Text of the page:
Any other argument, by its mere existence, implies that there's an empirical answer out there that would outweigh that core philosophical issue. Do we, as a country, allow people to have families because of research that shows families are good for society? Or do we do it to facilitate the pursuit of happiness?

Last I checked, the Declaration of Independence doesn't say shit about research.

Further Reading

The Onion - Supreme Court On Gay Marriage: 'Sure, Who Cares'

Reason #10: Self-Identifying Gay Couples

Reason #101: Half-Measures

Reason #124: Lucky Number Seven

Reason #127: Semantics

Reason #204: Race to the Finish

Friday, March 22, 2013

Reason #281: Picking Your Battles

Like I said last week, I tend to look at politics through a wide-angle lens--something that seems like a big deal when you're in the middle of it may not actually be all that consequential in the proper historical context. That means that some things, like gay marriage, seem so inevitable that I can't make myself get especially riled up about them.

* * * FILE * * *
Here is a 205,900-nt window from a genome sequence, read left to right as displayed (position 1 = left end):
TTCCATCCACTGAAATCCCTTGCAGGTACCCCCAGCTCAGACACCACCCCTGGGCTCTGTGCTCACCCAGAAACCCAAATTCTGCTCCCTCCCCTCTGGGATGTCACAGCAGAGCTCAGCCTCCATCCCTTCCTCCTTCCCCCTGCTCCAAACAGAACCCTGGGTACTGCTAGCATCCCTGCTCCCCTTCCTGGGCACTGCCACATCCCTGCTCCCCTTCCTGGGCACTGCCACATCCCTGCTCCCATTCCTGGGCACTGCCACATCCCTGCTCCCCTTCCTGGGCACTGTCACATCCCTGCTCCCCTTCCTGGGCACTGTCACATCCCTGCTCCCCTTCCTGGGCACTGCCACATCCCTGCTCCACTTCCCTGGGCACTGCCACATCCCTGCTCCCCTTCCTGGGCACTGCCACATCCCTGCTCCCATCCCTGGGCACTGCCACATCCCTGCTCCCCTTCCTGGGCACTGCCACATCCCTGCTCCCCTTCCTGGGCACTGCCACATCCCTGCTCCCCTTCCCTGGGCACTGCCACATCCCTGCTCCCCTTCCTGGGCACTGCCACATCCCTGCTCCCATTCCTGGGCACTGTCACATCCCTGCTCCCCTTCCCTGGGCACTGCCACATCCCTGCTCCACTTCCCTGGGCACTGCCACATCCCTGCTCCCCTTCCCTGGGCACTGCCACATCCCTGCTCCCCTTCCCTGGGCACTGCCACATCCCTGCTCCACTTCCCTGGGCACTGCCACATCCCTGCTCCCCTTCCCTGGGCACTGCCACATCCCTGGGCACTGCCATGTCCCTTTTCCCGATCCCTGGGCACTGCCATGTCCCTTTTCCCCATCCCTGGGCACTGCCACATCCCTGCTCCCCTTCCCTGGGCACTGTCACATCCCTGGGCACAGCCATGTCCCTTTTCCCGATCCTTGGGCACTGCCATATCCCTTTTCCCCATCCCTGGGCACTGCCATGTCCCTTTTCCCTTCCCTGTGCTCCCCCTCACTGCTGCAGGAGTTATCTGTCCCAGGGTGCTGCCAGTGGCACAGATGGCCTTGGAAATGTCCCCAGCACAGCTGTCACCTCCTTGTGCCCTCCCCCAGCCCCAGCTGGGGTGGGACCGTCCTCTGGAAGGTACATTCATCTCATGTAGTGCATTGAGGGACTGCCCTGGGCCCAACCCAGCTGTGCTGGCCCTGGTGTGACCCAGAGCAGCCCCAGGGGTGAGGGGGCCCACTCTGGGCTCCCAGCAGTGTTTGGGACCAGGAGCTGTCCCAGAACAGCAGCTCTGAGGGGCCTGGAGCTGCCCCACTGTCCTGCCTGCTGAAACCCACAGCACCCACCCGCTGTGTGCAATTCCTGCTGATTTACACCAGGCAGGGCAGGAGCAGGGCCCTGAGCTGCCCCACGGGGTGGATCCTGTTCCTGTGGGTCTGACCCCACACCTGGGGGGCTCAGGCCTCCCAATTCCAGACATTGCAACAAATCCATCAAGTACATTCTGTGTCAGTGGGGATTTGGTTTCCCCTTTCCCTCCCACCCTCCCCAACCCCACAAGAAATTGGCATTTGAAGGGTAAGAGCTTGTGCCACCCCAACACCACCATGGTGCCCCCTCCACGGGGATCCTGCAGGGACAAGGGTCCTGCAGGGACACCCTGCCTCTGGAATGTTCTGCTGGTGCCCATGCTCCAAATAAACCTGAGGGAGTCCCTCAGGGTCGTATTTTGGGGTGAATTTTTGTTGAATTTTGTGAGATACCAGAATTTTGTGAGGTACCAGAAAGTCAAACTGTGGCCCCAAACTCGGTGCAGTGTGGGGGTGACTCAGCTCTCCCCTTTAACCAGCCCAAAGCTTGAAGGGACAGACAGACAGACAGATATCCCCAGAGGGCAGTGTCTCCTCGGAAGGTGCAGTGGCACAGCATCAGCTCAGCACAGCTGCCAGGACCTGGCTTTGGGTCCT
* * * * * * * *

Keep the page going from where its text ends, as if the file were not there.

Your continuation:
It also means that I occasionally see certain bits and pieces of larger issues--a law here, a tax there--as grey areas; meaning, I don't necessarily support them, but I don't see them as worth fighting, either. Bloomberg's 16-oz-soda ban is a good example; philosophically, that's hardly the best way to approach the problem of obesity, but I didn't really expect the law to stick around either way, so I can't really fault them for trying.

Another grey matter: "assault weapons" bans.

Here's the thing: we tried an assault weapons ban already, and Columbine happened right smack in the middle of it. The DC sniper shootings were a couple years later.